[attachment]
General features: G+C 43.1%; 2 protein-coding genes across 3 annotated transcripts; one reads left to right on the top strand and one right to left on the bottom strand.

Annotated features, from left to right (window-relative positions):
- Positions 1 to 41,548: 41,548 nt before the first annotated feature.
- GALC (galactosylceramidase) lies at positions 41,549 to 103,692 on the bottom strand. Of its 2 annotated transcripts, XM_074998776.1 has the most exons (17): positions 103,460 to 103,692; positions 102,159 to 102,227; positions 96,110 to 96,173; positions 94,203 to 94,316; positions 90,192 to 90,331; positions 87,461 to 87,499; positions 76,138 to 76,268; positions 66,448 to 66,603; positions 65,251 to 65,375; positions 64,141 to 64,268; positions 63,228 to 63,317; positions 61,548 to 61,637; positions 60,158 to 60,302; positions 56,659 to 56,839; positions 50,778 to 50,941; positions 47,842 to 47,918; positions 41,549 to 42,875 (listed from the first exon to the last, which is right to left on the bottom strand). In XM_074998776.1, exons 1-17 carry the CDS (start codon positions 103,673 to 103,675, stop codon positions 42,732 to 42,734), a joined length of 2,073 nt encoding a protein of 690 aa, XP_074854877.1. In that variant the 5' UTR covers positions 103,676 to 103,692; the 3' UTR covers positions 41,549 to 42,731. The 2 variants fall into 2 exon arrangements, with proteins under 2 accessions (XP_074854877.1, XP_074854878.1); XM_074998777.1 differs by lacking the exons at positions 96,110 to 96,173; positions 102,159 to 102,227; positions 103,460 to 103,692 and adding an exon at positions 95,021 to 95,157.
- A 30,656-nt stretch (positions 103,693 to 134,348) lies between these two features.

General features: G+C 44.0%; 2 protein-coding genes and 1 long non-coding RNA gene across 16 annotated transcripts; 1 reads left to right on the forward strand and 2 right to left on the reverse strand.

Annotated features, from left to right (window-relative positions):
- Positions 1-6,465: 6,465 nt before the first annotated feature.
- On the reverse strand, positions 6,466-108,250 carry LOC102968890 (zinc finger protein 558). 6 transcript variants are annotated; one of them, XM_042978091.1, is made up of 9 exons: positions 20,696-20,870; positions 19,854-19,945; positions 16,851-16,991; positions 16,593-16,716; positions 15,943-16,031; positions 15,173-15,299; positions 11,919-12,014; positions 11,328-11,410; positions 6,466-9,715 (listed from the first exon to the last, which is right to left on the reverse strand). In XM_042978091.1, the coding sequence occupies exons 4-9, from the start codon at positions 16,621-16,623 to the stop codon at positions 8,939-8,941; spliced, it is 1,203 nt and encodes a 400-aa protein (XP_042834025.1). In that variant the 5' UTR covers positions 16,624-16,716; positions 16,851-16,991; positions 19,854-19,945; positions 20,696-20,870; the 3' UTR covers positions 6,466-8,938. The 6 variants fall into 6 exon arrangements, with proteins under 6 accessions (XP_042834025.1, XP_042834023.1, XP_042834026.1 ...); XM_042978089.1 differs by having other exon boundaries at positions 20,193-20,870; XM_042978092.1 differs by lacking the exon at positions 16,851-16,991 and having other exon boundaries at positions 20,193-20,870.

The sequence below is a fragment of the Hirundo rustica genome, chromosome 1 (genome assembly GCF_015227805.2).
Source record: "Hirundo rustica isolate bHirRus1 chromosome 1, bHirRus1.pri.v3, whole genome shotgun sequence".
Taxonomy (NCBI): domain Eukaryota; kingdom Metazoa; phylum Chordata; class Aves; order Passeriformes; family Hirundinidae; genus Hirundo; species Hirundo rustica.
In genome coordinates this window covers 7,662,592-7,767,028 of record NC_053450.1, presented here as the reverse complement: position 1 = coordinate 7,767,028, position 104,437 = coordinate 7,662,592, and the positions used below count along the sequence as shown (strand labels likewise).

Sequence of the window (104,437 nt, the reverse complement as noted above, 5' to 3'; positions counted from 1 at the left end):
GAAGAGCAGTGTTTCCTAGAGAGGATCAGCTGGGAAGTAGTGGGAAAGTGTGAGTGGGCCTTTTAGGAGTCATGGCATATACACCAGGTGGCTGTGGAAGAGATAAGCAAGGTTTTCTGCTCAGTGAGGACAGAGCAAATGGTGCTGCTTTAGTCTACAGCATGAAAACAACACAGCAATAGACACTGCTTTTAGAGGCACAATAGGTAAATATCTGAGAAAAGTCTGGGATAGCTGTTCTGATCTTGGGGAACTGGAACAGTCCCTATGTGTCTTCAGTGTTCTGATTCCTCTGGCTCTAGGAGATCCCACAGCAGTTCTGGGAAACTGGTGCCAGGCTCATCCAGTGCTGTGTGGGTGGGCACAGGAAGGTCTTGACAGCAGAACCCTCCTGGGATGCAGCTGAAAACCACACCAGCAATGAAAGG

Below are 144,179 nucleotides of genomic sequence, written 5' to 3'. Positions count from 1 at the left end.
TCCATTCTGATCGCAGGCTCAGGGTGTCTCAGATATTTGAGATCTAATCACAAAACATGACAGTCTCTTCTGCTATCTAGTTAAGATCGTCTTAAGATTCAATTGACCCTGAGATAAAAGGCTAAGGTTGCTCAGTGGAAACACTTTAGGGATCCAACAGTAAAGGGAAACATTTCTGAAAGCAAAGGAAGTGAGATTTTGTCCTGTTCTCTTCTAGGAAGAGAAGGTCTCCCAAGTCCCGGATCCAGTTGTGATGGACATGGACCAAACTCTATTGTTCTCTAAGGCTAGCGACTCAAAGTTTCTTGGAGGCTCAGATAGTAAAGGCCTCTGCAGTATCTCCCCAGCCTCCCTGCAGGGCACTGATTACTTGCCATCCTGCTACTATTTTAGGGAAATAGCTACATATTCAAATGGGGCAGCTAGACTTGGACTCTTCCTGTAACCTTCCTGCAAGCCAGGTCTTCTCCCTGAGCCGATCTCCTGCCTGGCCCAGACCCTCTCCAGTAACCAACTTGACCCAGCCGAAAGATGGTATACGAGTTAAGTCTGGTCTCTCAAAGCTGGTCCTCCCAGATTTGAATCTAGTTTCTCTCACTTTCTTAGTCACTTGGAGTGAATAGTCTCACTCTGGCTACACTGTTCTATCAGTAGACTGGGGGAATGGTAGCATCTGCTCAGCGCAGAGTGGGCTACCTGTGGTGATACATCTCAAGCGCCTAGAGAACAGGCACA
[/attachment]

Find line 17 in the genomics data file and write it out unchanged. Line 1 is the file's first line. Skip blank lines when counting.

TCCATTCTGATCGCAGGCTCAGGGTGTCTCAGATATTTGAGATCTAATCACAAAACATGACAGTCTCTTCTGCTATCTAGTTAAGATCGTCTTAAGATTCAATTGACCCTGAGATAAAAGGCTAAGGTTGCTCAGTGGAAACACTTTAGGGATCCAACAGTAAAGGGAAACATTTCTGAAAGCAAAGGAAGTGAGATTTTGTCCTGTTCTCTTCTAGGAAGAGAAGGTCTCCCAAGTCCCGGATCCAGTTGTGATGGACATGGACCAAACTCTATTGTTCTCTAAGGCTAGCGACTCAAAGTTTCTTGGAGGCTCAGATAGTAAAGGCCTCTGCAGTATCTCCCCAGCCTCCCTGCAGGGCACTGATTACTTGCCATCCTGCTACTATTTTAGGGAAATAGCTACATATTCAAATGGGGCAGCTAGACTTGGACTCTTCCTGTAACCTTCCTGCAAGCCAGGTCTTCTCCCTGAGCCGATCTCCTGCCTGGCCCAGACCCTCTCCAGTAACCAACTTGACCCAGCCGAAAGATGGTATACGAGTTAAGTCTGGTCTCTCAAAGCTGGTCCTCCCAGATTTGAATCTAGTTTCTCTCACTTTCTTAGTCACTTGGAGTGAATAGTCTCACTCTGGCTACACTGTTCTATCAGTAGACTGGGGGAATGGTAGCATCTGCTCAGCGCAGAGTGGGCTACCTGTGGTGATACATCTCAAGCGCCTAGAGAACAGGCACA